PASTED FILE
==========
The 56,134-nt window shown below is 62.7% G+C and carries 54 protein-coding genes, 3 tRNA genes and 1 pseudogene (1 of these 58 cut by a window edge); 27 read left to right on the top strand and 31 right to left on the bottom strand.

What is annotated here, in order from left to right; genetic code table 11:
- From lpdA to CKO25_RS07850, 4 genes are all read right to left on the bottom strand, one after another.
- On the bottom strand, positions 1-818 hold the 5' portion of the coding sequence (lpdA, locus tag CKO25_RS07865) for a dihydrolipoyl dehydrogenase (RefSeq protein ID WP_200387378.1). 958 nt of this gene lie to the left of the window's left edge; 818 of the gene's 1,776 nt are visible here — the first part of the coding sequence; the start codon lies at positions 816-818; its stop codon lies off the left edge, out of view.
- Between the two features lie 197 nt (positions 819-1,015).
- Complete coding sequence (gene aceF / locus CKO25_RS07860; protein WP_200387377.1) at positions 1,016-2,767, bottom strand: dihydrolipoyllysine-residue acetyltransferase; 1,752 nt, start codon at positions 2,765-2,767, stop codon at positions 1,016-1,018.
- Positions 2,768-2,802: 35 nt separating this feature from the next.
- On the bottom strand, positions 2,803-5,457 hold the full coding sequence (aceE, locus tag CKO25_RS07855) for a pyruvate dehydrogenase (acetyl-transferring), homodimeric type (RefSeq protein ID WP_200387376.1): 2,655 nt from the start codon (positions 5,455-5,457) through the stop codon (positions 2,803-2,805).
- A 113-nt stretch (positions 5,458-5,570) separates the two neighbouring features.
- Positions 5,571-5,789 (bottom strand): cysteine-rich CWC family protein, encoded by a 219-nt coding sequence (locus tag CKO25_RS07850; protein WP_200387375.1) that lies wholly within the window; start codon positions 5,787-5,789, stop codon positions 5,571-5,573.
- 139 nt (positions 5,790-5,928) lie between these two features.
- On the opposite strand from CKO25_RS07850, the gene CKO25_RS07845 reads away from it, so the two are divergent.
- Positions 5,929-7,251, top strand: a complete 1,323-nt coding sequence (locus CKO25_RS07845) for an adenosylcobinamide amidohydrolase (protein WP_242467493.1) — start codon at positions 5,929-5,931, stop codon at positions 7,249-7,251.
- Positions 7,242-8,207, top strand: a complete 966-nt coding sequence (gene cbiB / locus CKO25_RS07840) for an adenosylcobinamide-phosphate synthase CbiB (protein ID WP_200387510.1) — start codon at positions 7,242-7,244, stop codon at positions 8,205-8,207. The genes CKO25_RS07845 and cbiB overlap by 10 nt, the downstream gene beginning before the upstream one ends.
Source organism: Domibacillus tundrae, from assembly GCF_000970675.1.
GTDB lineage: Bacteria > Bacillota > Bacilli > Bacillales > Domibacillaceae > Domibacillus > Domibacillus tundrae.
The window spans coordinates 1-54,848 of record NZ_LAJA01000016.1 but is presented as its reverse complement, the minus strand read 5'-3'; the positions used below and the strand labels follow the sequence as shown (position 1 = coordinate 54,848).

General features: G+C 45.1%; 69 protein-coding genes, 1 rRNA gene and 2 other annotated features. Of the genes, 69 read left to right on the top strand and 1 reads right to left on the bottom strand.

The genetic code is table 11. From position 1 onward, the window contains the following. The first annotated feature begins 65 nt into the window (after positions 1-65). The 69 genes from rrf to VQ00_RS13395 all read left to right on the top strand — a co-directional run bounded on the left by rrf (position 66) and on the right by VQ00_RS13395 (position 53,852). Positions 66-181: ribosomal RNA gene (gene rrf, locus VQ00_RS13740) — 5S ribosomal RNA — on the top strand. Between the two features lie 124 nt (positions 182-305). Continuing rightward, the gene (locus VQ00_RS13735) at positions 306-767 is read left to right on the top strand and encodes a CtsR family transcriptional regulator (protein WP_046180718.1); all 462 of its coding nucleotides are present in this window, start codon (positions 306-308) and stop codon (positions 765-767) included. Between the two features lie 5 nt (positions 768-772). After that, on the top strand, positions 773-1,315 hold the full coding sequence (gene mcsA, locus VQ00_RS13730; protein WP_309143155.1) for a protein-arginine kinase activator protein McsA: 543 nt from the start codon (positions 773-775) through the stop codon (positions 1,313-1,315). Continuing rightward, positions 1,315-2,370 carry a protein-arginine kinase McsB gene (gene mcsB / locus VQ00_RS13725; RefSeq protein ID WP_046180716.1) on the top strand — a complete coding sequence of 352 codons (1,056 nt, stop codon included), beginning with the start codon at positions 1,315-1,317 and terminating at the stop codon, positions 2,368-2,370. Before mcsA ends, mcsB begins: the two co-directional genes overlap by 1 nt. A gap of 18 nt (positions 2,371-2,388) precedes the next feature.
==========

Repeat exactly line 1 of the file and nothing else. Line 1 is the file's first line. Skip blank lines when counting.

The 56,134-nt window shown below is 62.7% G+C and carries 54 protein-coding genes, 3 tRNA genes and 1 pseudogene (1 of these 58 cut by a window edge); 27 read left to right on the top strand and 31 right to left on the bottom strand.